The Euro 2016 football championship is not expected to have as big an impact on travel bookings as previous major tournaments although agents should prepare for a spike if England are dumped out.
The tournament, which is being held in France, kicks off on Friday night with England due to play at least three games in the group stages starting against Russia on Saturday.
Delegates at this week’s Institute of Travel and Tourism conference in Tel Aviv noted the competition had been the least-hyped for years, meaning the impact to date has been minimal.
John Sullivan, Advantage head of commercial and marketing, said trading last week was “challenging”, but that was put down to the half-term break and bank holiday.
“The impact of tournaments like this is sometimes hard to substantiate,” he said. “There are two trains of thought. One is that it’s an urban myth that they are a distraction.
“The other is that people will take time off work to watch the football and might actually take the opportunity to go on holiday and watch it on the television rather than at home.”
Sullivan said there are a number of potential distractions for would-be holidaymakers this year, including this month’s EU referendum and the Olympic Games in Rio.
However he said the experience of previous major football tournaments is that when England are dumped out there is a spike in holiday demand as people look to cheer themselves up.
“That’s certainly been true in World Cups,” he said. “So agents should expect an uplift.”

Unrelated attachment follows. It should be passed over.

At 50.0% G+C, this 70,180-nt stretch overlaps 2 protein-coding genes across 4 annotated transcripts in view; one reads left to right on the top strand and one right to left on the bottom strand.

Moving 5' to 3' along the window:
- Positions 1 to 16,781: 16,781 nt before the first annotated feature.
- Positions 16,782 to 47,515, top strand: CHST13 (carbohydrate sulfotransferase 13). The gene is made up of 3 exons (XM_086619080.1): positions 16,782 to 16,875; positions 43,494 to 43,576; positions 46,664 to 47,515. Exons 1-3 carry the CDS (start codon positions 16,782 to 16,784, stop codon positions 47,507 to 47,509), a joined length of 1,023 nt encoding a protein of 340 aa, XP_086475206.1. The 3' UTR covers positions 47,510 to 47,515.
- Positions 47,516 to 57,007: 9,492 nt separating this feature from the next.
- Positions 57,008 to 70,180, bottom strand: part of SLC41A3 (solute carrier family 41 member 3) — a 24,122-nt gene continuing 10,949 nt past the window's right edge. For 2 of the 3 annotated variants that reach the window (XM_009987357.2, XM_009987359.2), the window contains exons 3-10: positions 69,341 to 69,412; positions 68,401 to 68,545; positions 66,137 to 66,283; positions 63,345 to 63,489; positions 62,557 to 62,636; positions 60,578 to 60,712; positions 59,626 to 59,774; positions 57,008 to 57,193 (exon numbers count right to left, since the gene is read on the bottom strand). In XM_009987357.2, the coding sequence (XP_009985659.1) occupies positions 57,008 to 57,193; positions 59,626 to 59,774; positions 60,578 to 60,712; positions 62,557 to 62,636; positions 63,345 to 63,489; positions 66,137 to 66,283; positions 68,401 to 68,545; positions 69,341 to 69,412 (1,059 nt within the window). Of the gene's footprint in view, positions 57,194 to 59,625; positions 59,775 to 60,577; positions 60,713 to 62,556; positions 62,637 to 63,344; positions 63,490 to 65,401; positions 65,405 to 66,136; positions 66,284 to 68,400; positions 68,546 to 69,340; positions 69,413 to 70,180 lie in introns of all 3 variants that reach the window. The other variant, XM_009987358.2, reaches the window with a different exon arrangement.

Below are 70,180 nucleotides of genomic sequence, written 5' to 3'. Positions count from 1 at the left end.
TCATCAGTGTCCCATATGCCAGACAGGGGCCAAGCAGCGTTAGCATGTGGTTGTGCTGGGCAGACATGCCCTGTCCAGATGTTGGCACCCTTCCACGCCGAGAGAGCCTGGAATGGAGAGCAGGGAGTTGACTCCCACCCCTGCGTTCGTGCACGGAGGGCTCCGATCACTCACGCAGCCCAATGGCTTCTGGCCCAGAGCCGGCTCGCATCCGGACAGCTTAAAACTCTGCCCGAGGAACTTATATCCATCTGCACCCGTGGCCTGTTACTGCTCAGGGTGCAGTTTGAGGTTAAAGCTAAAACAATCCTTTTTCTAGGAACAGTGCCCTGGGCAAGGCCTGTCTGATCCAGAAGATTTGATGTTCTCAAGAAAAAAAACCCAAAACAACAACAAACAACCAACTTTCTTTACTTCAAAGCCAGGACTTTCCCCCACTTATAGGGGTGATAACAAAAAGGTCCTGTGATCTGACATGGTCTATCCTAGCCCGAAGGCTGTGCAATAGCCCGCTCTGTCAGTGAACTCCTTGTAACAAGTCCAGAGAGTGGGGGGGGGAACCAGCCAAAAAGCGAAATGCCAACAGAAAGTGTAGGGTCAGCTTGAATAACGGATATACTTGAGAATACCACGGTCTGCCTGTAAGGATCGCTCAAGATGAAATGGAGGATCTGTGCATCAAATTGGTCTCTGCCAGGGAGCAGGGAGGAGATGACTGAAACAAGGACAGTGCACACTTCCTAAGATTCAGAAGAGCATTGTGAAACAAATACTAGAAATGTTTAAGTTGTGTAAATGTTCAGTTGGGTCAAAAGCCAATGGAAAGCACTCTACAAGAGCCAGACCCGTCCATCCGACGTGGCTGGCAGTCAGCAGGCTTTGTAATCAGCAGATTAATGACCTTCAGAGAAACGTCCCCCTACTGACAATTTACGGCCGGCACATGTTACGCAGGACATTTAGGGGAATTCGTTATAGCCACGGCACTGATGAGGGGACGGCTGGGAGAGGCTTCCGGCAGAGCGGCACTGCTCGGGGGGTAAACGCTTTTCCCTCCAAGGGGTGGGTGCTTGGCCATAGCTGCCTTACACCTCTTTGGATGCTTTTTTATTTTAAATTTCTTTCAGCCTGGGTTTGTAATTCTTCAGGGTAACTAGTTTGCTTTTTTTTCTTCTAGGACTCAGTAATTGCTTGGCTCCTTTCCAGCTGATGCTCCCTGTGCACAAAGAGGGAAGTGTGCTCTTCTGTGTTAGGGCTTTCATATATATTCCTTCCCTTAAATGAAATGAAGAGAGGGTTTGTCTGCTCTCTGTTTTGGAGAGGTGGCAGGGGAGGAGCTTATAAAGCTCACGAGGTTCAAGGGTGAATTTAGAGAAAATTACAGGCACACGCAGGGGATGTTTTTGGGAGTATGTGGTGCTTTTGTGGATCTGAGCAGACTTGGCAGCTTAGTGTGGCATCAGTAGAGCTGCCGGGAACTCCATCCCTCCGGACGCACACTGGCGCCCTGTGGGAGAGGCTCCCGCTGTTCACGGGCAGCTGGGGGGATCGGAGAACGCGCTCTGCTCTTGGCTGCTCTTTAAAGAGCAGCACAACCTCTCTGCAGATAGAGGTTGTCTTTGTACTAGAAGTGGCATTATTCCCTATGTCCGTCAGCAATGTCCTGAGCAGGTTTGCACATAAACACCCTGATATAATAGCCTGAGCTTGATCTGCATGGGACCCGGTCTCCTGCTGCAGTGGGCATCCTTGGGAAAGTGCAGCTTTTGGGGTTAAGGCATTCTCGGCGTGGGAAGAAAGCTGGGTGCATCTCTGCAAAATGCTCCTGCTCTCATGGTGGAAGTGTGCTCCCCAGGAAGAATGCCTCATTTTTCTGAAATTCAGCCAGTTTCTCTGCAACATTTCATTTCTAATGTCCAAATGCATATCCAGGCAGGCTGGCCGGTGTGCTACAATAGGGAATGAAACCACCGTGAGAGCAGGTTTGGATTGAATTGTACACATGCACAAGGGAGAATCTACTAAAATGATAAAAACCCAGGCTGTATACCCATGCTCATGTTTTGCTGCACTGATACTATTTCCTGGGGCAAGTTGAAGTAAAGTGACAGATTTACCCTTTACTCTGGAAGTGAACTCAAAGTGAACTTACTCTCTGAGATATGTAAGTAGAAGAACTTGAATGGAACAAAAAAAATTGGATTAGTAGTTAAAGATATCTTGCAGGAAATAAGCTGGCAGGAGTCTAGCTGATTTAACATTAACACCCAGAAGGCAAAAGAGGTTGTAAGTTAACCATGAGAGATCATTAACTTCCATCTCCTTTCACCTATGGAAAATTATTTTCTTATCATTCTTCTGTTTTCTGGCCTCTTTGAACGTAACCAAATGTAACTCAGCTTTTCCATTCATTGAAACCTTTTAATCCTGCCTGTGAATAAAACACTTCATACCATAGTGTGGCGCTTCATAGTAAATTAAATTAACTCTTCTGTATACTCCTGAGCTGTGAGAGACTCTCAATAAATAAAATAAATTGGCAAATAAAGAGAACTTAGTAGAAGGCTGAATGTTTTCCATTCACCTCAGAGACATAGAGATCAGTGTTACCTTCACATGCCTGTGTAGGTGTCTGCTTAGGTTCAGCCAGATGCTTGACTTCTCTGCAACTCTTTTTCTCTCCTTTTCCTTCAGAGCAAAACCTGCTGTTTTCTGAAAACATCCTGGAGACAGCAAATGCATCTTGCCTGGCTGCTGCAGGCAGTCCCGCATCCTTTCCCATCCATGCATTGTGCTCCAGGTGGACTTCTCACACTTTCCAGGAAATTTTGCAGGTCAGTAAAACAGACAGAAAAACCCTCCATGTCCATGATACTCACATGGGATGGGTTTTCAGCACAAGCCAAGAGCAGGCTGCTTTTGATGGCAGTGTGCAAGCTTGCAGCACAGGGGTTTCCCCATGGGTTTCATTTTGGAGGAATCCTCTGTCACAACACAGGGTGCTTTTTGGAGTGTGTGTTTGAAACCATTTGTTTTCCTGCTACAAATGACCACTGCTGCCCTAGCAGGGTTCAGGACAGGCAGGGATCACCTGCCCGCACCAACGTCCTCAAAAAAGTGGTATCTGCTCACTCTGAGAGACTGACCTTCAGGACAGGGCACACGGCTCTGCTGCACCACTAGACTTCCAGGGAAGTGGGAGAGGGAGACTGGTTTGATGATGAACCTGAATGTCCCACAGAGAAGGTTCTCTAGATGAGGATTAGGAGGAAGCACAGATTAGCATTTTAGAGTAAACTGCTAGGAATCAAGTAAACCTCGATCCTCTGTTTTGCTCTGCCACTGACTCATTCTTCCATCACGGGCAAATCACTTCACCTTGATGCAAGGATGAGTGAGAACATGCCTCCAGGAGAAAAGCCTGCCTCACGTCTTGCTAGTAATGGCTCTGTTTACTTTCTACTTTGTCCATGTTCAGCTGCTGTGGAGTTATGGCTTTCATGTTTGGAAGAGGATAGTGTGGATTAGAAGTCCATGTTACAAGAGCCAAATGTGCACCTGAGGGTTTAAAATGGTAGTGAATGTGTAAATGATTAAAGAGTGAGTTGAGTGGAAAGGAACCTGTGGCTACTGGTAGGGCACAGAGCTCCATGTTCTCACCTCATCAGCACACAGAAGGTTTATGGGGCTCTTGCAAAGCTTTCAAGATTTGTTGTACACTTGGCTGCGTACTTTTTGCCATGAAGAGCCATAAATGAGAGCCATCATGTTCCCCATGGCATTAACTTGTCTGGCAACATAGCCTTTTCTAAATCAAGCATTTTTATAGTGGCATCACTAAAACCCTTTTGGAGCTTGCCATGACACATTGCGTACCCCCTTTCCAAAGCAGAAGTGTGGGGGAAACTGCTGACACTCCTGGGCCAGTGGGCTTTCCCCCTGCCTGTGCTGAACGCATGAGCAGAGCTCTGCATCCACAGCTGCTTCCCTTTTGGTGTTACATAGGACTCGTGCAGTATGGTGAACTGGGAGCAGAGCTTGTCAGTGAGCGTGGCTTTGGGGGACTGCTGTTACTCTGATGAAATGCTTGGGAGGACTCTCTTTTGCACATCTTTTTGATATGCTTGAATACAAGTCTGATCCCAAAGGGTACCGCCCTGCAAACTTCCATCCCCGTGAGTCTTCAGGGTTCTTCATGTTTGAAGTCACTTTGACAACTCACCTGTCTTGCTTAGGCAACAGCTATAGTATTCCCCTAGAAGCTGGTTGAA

Teletext Holidays chairman Steve Endacott agreed, saying agents in call centres should manage their rosters according to England games to anticipate any spikes following a defeat.
He claimed due to the wide availability of games now on TV and on other devices over the web the impact of such tournaments on holiday bookings was waning.
However, he said tournaments held in countries like France that are easily accessible to England fans, still pose an issue.
“We saw that when the Euros were held in Germany. The males of the household go, and it’s not just the financial cost, it’s the time they take out of their annual leave .
“The concern about France is its accessibility and that we will see an impact because of that, although the strikes in France may offset that.
“There will be a slowdown in sales, the phones will stop ringing as long as England are playing, and there will be a spike once we get kicked out but it’s getting less and less.”
Francis Riley, senior vice president at cruise operator NCL, said: “I’m not expecting any dramatic impact. These days we have football on the ships.”
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